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Framing Mortality: Medical Illustrations of Human Bone Anatomy in William Cheselden's Osteographia

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dc.contributor.advisor Graham, Lisa Jane
dc.contributor.advisor Hayton, Darin
dc.contributor.author Farley, Helen
dc.date.accessioned 2014-08-01T17:25:15Z
dc.date.available 2014-08-01T17:25:15Z
dc.date.issued 2014
dc.identifier.uri http://hdl.handle.net/10066/14524
dc.description.abstract William Cheselden's Osteographia (1733) opens with a frontispiece image recalling the imagery of Renaissance saint paintings, yet the title page engraving of a camera obscura promotes the empirical technologies of the eighteenth-century. While in Renaissance anatomy man reigned as God's Supreme Being, by the eighteenth century natural laws returned man to his status as a mortal beast in nature. Cheselden's text looks to reconcile the Christian undertones of Renaissance imagery with an enlightened epistemology of the natural world. Cheselden's bone representations battled Enlightenment concern about the human ability to perceive nature. This thesis follows the Osteographia from production to its reception and demonstrates that the book retains a reverence for nature despite its promotion of Enlightenment technology and method. The first section discusses Cheselden's production process and the natural origins of the specimens. Cheselden's text re-imagined the mortal objects into a new order of scientific inquiry, one guided by aesthetic contemplation. In order to combat the limitations of the human senses, Cheselden promoted his use of the camera obscura. The next section discusses the camera obscura as an "artificial eye." In Cheselden's epistemology, technology redeems our limitations and re-creates our divine status. The third section analyzes the bone illustrations as dialectic between reason and spirituality. While the images classify the human form and replace Christian symbols of death with symbols of progress, they are arranged in a narrative of growth and decay, revealing a preoccupation with the teleology in our human frames. The Osteographia was a commercial failure. The disappointing sales caused Cheselden to break down the text to sell as individual prints. The last section examines the reception of the Osteographia through the lens of Cheselden's harshest critic. The print market changed the text from a scientific reference guide to a set of artistic prints. Cheselden's investigation of the limitations of our mortal frames and his attempt to achieve a divine perfection through progress endures as art. The images today remind us that progress is a means to compensate for the mortality in our bones. en_US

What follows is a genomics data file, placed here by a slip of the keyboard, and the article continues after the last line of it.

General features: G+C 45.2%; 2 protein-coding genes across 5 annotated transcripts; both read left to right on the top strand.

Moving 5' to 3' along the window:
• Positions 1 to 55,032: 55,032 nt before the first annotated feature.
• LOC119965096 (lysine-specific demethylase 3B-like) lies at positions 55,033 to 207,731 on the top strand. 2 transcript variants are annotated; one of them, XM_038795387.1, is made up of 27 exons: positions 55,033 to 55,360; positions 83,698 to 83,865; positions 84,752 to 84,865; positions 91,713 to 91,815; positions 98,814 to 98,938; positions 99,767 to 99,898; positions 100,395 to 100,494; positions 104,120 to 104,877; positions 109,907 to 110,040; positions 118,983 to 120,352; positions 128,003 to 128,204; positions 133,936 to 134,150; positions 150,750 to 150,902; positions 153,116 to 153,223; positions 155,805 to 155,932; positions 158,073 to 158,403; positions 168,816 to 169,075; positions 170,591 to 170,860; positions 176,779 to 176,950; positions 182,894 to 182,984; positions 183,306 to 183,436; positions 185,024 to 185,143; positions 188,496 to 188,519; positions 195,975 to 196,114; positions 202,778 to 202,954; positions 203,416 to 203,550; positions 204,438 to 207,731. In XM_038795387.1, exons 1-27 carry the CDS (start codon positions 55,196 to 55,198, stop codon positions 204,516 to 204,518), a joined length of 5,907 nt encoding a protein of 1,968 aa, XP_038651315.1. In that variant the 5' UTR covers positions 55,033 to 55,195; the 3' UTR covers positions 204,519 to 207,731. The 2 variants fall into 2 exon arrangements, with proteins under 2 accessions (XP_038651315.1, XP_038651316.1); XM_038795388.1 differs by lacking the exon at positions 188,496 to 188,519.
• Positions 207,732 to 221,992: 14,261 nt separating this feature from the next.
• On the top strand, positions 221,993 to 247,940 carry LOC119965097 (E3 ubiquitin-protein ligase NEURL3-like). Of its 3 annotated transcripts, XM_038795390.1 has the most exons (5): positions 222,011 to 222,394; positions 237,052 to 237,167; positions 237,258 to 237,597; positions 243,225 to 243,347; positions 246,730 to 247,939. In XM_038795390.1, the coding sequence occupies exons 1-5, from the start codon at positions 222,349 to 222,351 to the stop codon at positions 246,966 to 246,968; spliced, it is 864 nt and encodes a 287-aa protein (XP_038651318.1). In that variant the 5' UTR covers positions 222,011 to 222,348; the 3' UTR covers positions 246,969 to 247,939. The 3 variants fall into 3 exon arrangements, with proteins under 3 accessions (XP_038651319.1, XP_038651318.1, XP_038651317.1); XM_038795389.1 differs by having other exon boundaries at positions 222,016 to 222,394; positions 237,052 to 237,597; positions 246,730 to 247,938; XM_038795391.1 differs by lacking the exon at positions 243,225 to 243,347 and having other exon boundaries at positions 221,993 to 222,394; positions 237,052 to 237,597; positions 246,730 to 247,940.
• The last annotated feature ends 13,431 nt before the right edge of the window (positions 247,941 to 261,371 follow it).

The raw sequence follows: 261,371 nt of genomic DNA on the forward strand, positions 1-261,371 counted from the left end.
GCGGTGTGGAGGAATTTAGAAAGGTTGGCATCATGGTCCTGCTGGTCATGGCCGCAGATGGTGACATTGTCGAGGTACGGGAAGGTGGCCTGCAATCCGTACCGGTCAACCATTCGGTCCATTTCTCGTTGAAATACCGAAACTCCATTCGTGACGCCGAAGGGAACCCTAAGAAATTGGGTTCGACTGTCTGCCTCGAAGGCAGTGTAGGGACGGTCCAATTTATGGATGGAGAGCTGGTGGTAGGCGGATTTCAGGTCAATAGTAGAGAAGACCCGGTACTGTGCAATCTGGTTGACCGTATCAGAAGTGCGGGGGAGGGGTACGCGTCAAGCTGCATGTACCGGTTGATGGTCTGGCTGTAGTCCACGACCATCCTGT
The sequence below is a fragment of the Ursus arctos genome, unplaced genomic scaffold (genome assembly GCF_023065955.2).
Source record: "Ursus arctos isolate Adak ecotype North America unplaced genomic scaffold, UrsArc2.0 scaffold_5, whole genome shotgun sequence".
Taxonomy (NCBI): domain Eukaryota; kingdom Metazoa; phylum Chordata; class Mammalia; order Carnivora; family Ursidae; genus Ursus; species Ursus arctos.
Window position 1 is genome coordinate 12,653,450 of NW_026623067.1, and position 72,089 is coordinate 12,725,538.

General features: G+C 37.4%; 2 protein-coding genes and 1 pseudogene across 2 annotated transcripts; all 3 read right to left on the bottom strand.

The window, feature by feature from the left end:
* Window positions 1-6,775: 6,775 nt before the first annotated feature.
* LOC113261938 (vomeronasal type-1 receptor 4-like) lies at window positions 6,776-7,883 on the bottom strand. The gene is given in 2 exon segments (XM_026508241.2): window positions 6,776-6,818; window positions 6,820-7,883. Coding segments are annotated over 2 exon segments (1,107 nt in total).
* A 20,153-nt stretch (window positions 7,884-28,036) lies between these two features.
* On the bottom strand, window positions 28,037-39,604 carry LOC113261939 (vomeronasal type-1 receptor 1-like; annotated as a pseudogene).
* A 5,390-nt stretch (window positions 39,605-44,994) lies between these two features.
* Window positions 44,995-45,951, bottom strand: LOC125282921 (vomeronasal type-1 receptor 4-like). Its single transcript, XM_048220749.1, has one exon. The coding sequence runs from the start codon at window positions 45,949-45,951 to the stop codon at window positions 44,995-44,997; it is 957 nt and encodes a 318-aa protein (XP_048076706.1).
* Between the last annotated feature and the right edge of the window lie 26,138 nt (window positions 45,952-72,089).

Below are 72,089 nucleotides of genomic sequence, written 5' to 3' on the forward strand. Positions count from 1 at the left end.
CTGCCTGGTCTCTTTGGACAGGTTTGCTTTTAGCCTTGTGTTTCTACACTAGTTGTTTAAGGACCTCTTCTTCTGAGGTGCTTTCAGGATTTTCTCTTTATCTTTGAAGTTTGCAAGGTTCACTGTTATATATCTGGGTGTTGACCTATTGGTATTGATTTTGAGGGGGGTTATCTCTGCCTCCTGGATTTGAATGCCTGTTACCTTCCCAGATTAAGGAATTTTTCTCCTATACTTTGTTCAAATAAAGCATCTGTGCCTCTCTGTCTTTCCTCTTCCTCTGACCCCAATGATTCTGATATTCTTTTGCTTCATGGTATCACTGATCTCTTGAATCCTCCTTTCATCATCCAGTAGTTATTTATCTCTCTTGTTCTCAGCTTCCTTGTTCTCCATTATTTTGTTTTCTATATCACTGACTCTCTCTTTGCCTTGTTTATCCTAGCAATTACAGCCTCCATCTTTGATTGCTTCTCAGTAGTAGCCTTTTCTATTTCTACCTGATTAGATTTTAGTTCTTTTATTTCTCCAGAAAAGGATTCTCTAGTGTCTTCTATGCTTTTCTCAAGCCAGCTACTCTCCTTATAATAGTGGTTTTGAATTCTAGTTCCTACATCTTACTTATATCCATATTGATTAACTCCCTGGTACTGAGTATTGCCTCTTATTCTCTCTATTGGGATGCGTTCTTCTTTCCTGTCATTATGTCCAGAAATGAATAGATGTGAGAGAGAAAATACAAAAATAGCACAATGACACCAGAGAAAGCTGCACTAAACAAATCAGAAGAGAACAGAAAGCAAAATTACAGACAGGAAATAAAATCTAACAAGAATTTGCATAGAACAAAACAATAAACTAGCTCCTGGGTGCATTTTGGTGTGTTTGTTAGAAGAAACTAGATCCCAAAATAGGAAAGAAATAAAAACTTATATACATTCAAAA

dc.description.sponsorship Haverford College. Department of History. en_US
dc.language.iso en en_US
dc.rights.uri http://creativecommons.org/licenses/by-nc/3.0/us/
dc.subject.lcsh Cheselden, William, 1688-1752. Osteographia
dc.subject.lcsh Bones -- Anatomy -- History -- 18th century
dc.subject.lcsh Medical illustration -- History -- 18th century
dc.title Framing Mortality: Medical Illustrations of Human Bone Anatomy in William Cheselden's Osteographia en_US
dc.type Thesis (B.A.) en_US
dc.rights.access Haverford users only


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